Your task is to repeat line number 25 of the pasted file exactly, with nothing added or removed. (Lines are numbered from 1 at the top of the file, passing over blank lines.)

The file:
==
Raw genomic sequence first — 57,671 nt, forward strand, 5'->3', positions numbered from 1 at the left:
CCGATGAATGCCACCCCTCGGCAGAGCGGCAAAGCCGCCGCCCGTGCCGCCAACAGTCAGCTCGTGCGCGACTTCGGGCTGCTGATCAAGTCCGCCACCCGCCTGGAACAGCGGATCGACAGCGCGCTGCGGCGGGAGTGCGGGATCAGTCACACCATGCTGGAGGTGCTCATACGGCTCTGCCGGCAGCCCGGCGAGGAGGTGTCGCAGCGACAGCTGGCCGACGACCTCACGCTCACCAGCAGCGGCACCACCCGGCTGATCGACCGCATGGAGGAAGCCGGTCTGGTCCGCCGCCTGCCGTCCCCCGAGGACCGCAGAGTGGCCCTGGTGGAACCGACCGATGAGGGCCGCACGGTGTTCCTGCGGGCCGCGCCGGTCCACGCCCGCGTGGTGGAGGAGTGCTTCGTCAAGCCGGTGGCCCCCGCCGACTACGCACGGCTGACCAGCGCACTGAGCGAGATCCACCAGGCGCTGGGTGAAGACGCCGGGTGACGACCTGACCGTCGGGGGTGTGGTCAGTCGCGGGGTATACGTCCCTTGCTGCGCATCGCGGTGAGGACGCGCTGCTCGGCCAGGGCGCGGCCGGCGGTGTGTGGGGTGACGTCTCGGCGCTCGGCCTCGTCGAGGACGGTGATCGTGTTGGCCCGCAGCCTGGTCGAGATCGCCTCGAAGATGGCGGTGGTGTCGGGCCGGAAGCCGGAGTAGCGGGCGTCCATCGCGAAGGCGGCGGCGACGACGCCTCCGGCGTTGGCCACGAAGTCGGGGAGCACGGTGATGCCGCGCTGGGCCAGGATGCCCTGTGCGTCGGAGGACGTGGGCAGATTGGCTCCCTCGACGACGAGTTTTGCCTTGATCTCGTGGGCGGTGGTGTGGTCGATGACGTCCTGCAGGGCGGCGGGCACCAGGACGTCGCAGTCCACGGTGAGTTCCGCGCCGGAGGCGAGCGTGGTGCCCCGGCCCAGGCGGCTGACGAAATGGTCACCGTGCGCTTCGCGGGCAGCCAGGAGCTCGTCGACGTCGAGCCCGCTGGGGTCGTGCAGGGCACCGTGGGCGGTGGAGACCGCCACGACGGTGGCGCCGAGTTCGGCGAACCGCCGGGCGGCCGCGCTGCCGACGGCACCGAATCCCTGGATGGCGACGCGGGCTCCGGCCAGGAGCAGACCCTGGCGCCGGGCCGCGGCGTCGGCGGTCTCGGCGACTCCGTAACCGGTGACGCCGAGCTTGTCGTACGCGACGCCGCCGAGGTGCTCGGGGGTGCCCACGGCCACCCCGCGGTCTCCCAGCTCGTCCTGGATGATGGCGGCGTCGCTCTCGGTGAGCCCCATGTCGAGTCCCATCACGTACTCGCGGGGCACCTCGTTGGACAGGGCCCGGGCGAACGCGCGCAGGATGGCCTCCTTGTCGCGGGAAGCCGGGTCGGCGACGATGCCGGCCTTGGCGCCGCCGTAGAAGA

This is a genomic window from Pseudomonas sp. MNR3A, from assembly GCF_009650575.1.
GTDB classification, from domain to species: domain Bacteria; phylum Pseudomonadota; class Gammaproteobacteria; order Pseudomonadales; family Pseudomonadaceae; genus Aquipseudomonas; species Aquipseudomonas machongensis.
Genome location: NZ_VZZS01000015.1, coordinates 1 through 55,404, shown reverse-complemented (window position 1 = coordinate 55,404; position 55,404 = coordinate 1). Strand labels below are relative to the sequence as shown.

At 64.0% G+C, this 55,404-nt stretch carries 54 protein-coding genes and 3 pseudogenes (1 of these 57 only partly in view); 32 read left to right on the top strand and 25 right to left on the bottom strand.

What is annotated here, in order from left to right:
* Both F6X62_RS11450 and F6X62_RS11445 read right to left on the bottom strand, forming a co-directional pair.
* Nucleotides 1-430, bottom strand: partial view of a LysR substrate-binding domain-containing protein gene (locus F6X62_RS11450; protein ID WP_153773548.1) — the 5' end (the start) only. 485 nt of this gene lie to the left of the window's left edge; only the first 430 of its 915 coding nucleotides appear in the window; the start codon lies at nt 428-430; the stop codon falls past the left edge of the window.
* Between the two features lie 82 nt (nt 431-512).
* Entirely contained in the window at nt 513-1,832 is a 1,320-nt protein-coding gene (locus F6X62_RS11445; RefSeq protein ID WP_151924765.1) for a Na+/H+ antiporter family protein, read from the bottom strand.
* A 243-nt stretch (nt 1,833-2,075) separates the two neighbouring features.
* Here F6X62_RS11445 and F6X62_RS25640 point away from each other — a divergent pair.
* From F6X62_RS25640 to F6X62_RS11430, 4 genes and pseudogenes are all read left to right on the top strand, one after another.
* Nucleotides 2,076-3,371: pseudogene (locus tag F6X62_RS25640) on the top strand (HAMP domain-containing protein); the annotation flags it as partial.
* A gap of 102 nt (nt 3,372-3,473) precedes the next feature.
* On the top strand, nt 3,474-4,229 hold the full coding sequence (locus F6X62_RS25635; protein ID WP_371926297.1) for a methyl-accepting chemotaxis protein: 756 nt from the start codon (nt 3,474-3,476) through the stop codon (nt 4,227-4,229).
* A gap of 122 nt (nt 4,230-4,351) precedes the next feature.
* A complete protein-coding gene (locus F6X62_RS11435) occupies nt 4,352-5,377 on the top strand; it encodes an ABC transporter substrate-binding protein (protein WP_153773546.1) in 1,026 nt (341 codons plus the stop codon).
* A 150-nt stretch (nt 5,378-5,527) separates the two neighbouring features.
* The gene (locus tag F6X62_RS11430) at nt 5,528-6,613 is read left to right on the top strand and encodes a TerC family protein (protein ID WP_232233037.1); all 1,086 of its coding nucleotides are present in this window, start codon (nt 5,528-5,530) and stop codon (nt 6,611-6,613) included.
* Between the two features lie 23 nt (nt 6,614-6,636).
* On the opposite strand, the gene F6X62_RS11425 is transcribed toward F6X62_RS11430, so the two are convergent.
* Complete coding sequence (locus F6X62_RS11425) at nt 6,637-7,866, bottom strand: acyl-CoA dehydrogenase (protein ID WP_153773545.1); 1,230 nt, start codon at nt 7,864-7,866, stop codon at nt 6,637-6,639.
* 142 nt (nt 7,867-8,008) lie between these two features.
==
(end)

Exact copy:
* 142 nt (nt 7,867-8,008) lie between these two features.